Crassus  [ca. 115 - 53 BCE]

A fabulously wealthy Roman who became one of the most powerful men in the last days of the republic, but whose avarice robbed him of popularity and frustrated his political ambitions. Marcus Licinius Crassus' fortunes began inauspiciously.  To escape the bloodbath that claimed the lives of his father & brother when the populist Marius took Rome (87 BCE) he abandoned everything & fled to Spain.  Four years later he returned to Rome to aid the triumph of the autocrat Sulla. But his blatant capitalizing on the dictator's proscription of Marius' supporters to enrich himself cost him popular support. 

A decade later, however, after Roman forces suffered a series humiliating defeats trying to crush a slave rebellion (73 BCE) led by the Thracian gladiator, Spartacus, a desperate Senate accepted Crassus' offer to equip & command an army (71 BCE). Though the initial engagement was a complete rout for the Romans, Crassus eventually cornered the rebellious slaves at the southern tip of Italy's boot, prevented them from crossing to Sicily, & won a decisive battle in which Spartacus was killed. Yet Romans credited the triumph to Pompey who answered Crassus' call for reinforcements. To advertise his own role in defeating the slaves, Crassus had 6000 of them crucified along the Appian Way.

The two generals were made co-consuls the following year (70 BCE) but their rivalry paralyzed their ability to work together. After a decade of political wrangling, Julius Caesar persuaded Crassus & Pompey to bury their differences & form a three way alliance with him to rule the Roman world (60 BCE). This so-called "first triumvirate" was an informal détente in which old rivals agreed to divide spheres of influence rather than to work together. Mutual distrust rather than co-operation marked Crassus & Pompey's 2nd term as co-consuls (55 BCE).

The next year Crassus claimed governorship of Syria, which he used as a base to launch a campaign against the Parthian empire. With support from many Hellenized centers, Crassus invaded Mesopotamia (54 BCE) but returned to winter quarters in Syria.  Rather than cultivate support from local rulers, he threatened to conscript native troops for the following year's campaign unless they bribed him to refrain. Failing to receive tribute from the Jews, he raided the temple in Jerusalem & confiscated all its gold. Then, ignoring promised support from the Armenian king Artabazes if he came through Armenia, Crassus was misled into taking his seven legions directly through the Syrian desert into Mesopotamia, where they were ambushed by Parthian forces. Crassus' cavalry commander -- his son Publius -- committed suicide rather than face captivity & Crassus himself was killed while trying to escape. After news of his death reached Rome, rumors began to circulate that the Parthians had poured molten gold into the mouth of his corpse to mock his greed.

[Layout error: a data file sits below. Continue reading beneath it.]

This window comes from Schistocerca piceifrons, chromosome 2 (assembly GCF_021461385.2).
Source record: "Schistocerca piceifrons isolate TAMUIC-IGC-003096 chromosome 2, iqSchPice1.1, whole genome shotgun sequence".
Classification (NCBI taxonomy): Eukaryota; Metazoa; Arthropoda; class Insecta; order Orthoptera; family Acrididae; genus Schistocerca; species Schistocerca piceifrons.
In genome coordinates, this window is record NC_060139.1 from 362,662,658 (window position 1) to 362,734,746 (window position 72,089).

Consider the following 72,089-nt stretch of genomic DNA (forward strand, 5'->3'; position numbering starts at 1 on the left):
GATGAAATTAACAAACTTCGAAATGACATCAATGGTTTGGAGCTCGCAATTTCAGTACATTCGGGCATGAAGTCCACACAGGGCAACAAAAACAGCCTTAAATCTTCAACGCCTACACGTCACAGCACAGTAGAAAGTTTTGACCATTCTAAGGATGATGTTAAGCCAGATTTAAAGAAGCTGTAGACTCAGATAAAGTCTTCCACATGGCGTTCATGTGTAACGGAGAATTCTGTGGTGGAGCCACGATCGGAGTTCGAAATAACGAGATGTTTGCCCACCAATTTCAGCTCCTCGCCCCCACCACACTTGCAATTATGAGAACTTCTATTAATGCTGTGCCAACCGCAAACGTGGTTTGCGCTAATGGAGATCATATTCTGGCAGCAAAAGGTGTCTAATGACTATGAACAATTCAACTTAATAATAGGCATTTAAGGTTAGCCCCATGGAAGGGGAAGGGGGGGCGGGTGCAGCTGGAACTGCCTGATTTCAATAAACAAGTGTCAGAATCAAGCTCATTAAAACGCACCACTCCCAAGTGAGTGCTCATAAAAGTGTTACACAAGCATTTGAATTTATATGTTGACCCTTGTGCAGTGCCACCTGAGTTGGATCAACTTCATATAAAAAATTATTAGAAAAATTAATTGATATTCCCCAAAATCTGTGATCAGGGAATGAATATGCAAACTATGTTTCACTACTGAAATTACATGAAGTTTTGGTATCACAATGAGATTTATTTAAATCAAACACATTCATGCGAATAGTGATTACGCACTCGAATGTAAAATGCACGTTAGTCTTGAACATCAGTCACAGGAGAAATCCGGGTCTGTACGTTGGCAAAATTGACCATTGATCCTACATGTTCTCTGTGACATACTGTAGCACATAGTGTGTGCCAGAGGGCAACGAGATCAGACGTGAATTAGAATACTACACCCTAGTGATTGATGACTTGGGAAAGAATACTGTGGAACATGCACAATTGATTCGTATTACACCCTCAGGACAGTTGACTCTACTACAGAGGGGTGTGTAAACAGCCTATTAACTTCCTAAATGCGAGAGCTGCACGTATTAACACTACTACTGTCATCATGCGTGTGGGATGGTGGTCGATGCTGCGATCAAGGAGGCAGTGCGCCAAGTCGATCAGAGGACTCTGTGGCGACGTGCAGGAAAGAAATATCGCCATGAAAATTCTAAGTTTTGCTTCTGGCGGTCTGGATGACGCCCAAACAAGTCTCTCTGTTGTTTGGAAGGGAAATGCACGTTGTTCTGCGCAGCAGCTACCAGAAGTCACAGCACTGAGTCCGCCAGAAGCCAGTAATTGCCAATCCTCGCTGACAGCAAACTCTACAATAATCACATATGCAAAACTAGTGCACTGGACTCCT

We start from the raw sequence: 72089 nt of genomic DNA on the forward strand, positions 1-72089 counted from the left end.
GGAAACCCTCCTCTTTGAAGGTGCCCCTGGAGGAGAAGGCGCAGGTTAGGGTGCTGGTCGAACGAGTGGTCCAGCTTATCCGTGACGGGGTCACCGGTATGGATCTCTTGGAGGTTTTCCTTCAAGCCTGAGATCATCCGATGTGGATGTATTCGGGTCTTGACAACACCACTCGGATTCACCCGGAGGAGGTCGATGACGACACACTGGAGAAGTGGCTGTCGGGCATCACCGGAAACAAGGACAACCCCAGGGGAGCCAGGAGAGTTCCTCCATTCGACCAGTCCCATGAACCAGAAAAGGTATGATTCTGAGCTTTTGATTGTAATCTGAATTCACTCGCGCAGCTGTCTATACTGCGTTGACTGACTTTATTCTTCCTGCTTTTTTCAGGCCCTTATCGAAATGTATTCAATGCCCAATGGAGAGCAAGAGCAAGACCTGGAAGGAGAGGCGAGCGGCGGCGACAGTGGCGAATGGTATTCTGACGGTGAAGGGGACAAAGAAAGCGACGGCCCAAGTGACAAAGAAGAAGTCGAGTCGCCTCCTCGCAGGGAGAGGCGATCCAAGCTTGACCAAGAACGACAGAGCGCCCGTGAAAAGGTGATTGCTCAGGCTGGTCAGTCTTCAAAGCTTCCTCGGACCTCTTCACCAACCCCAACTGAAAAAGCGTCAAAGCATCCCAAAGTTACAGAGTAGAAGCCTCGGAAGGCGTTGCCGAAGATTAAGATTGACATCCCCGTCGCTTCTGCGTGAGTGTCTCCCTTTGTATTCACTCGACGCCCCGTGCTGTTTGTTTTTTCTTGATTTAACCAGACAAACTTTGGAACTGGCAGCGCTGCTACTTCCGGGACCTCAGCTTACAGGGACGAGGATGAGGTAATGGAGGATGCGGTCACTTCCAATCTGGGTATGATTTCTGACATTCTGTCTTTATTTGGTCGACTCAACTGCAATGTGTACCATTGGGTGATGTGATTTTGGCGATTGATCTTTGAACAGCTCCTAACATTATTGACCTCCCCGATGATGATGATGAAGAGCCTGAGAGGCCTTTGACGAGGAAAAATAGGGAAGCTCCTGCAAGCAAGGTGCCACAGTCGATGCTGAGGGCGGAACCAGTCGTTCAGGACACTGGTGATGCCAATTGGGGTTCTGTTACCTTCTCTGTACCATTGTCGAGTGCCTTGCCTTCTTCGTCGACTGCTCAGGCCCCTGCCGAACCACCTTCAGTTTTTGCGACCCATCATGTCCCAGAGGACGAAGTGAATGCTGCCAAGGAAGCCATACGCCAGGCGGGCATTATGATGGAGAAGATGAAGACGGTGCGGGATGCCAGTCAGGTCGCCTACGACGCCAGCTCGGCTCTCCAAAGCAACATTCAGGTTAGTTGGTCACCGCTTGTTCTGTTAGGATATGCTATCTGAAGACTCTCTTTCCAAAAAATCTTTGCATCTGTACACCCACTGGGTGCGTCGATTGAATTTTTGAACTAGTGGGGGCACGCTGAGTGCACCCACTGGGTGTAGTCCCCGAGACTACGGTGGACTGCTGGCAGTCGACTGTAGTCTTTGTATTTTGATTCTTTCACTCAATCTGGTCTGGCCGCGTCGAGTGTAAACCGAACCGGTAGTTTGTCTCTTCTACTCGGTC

References: Plutarch, Parallel Lives: Crassus.
                   _____, Caesar
11-14, 21, 28.
                   _____, Pompey
22-23, 43, 51-53.
Cassius Dio, Roman History 37.31, 35, 54-58; 40.12-28.
                    Josephus, Antiquities 14.105-109.

Other online resources:

  • Spartacus: Historical Background - Barbara McManus' annotated chronology sketches the course of the slave revolt & Roman efforts to crush it [posted on VRoma at College of New Rochelle]..

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